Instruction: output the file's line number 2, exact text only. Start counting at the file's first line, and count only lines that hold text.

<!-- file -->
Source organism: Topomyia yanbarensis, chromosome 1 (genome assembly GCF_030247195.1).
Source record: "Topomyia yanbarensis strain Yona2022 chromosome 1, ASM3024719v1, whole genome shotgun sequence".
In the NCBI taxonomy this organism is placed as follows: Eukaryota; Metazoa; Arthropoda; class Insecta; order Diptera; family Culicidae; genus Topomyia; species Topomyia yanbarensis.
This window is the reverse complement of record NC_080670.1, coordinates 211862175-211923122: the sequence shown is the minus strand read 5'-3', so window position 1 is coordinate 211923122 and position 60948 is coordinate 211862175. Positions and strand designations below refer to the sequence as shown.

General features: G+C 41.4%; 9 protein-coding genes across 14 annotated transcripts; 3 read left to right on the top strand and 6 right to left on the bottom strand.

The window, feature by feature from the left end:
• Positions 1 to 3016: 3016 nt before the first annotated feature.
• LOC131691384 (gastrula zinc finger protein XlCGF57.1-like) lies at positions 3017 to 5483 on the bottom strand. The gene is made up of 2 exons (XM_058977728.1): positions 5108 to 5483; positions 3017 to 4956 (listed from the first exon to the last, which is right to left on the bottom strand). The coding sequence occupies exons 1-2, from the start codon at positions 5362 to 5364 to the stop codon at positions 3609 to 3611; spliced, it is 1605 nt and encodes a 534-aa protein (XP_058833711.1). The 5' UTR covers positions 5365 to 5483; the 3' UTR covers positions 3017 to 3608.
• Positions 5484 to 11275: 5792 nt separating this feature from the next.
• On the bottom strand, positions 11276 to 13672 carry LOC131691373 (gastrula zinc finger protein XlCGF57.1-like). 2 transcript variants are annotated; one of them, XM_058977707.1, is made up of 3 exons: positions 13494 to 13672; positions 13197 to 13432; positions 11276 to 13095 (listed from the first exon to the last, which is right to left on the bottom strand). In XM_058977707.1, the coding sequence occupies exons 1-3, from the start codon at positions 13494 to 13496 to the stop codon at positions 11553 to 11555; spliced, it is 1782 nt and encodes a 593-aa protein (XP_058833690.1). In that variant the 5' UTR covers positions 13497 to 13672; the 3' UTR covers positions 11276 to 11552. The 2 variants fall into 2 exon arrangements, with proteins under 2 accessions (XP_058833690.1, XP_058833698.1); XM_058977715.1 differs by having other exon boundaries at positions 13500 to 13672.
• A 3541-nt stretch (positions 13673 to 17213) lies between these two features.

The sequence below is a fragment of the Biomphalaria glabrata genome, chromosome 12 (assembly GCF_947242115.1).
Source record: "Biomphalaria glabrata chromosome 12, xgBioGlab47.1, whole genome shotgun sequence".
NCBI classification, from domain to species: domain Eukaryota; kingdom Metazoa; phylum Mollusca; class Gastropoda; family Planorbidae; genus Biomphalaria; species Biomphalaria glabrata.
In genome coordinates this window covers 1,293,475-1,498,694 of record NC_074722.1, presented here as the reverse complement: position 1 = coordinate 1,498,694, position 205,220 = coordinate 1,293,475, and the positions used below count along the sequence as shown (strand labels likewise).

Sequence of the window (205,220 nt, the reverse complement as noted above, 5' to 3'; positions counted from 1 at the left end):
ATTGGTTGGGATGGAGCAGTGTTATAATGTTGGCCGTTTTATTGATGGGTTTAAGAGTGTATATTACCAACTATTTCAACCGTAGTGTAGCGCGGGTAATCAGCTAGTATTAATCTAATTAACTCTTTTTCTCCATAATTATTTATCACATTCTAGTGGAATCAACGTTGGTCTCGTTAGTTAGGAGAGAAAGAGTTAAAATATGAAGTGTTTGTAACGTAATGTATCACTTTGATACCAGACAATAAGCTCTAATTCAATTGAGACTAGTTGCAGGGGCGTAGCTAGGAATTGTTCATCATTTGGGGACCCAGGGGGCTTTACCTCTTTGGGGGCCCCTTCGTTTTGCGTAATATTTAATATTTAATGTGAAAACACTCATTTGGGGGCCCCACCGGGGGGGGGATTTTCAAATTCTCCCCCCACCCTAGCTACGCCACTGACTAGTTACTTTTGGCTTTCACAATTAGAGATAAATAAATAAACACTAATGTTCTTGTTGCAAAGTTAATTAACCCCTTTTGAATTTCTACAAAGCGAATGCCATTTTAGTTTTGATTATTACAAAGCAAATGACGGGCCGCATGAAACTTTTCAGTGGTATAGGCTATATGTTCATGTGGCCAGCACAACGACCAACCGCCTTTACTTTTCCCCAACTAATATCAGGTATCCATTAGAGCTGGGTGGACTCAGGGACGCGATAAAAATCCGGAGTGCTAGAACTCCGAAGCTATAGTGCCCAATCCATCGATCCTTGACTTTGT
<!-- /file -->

Source record: "Topomyia yanbarensis strain Yona2022 chromosome 1, ASM3024719v1, whole genome shotgun sequence".